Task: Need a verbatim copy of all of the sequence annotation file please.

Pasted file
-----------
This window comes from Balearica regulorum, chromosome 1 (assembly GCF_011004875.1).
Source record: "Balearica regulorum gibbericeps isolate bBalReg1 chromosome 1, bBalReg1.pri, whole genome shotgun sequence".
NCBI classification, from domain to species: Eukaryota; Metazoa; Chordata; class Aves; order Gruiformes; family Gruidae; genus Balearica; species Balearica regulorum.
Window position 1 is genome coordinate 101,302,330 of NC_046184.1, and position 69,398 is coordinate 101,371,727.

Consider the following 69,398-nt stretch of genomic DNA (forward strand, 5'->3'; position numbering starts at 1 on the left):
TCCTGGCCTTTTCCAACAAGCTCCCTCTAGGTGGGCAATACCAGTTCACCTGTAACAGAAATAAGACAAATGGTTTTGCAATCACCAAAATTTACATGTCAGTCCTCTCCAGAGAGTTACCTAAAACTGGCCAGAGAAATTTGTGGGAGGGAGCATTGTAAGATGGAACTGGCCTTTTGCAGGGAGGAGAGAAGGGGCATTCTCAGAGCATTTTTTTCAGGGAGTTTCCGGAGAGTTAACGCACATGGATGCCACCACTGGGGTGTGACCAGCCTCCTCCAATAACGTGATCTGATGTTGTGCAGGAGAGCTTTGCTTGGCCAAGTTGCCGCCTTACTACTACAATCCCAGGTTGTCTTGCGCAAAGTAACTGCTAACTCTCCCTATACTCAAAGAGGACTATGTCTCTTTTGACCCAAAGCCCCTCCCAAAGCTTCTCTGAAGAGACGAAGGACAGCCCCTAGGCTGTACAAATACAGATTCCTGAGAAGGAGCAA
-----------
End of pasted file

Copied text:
This window comes from Balearica regulorum, chromosome 1 (assembly GCF_011004875.1).
Source record: "Balearica regulorum gibbericeps isolate bBalReg1 chromosome 1, bBalReg1.pri, whole genome shotgun sequence".
NCBI classification, from domain to species: Eukaryota; Metazoa; Chordata; class Aves; order Gruiformes; family Gruidae; genus Balearica; species Balearica regulorum.
Window position 1 is genome coordinate 101,302,330 of NC_046184.1, and position 69,398 is coordinate 101,371,727.

Consider the following 69,398-nt stretch of genomic DNA (forward strand, 5'->3'; position numbering starts at 1 on the left):
TCCTGGCCTTTTCCAACAAGCTCCCTCTAGGTGGGCAATACCAGTTCACCTGTAACAGAAATAAGACAAATGGTTTTGCAATCACCAAAATTTACATGTCAGTCCTCTCCAGAGAGTTACCTAAAACTGGCCAGAGAAATTTGTGGGAGGGAGCATTGTAAGATGGAACTGGCCTTTTGCAGGGAGGAGAGAAGGGGCATTCTCAGAGCATTTTTTTCAGGGAGTTTCCGGAGAGTTAACGCACATGGATGCCACCACTGGGGTGTGACCAGCCTCCTCCAATAACGTGATCTGATGTTGTGCAGGAGAGCTTTGCTTGGCCAAGTTGCCGCCTTACTACTACAATCCCAGGTTGTCTTGCGCAAAGTAACTGCTAACTCTCCCTATACTCAAAGAGGACTATGTCTCTTTTGACCCAAAGCCCCTCCCAAAGCTTCTCTGAAGAGACGAAGGACAGCCCCTAGGCTGTACAAATACAGATTCCTGAGAAGGAGCAA